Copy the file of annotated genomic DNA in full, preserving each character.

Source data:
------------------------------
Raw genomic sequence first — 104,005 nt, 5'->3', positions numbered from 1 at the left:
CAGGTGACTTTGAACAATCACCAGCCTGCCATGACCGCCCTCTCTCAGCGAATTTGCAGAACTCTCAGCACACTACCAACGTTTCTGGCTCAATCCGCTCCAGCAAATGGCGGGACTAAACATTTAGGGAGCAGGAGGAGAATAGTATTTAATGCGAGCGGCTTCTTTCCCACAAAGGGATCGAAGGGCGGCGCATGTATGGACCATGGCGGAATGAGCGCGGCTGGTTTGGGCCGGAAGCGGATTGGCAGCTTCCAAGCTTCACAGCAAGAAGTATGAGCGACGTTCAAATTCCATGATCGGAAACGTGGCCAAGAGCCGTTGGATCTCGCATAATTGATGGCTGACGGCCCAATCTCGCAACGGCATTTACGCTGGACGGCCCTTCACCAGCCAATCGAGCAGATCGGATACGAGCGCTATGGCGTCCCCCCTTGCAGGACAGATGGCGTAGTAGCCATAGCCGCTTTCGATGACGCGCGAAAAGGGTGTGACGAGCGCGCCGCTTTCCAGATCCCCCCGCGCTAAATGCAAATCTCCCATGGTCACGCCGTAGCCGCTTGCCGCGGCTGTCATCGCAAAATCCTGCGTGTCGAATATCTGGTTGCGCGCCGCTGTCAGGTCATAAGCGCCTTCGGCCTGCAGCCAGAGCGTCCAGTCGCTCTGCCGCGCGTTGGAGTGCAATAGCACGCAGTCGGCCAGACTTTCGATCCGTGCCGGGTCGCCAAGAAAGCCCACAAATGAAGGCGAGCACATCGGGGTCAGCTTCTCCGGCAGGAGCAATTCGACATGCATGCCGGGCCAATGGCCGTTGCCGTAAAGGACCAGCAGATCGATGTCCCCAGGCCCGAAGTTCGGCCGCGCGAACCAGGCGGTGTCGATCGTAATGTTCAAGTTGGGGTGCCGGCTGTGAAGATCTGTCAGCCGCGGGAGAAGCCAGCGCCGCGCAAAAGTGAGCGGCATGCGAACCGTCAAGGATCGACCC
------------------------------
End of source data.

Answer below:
Raw genomic sequence first — 104,005 nt, 5'->3', positions numbered from 1 at the left:
CAGGTGACTTTGAACAATCACCAGCCTGCCATGACCGCCCTCTCTCAGCGAATTTGCAGAACTCTCAGCACACTACCAACGTTTCTGGCTCAATCCGCTCCAGCAAATGGCGGGACTAAACATTTAGGGAGCAGGAGGAGAATAGTATTTAATGCGAGCGGCTTCTTTCCCACAAAGGGATCGAAGGGCGGCGCATGTATGGACCATGGCGGAATGAGCGCGGCTGGTTTGGGCCGGAAGCGGATTGGCAGCTTCCAAGCTTCACAGCAAGAAGTATGAGCGACGTTCAAATTCCATGATCGGAAACGTGGCCAAGAGCCGTTGGATCTCGCATAATTGATGGCTGACGGCCCAATCTCGCAACGGCATTTACGCTGGACGGCCCTTCACCAGCCAATCGAGCAGATCGGATACGAGCGCTATGGCGTCCCCCCTTGCAGGACAGATGGCGTAGTAGCCATAGCCGCTTTCGATGACGCGCGAAAAGGGTGTGACGAGCGCGCCGCTTTCCAGATCCCCCCGCGCTAAATGCAAATCTCCCATGGTCACGCCGTAGCCGCTTGCCGCGGCTGTCATCGCAAAATCCTGCGTGTCGAATATCTGGTTGCGCGCCGCTGTCAGGTCATAAGCGCCTTCGGCCTGCAGCCAGAGCGTCCAGTCGCTCTGCCGCGCGTTGGAGTGCAATAGCACGCAGTCGGCCAGACTTTCGATCCGTGCCGGGTCGCCAAGAAAGCCCACAAATGAAGGCGAGCACATCGGGGTCAGCTTCTCCGGCAGGAGCAATTCGACATGCATGCCGGGCCAATGGCCGTTGCCGTAAAGGACCAGCAGATCGATGTCCCCAGGCCCGAAGTTCGGCCGCGCGAACCAGGCGGTGTCGATCGTAATGTTCAAGTTGGGGTGCCGGCTGTGAAGATCTGTCAGCCGCGGGAGAAGCCAGCGCCGCGCAAAAGTGAGCGGCATGCGAACCGTCAAGGATCGACCC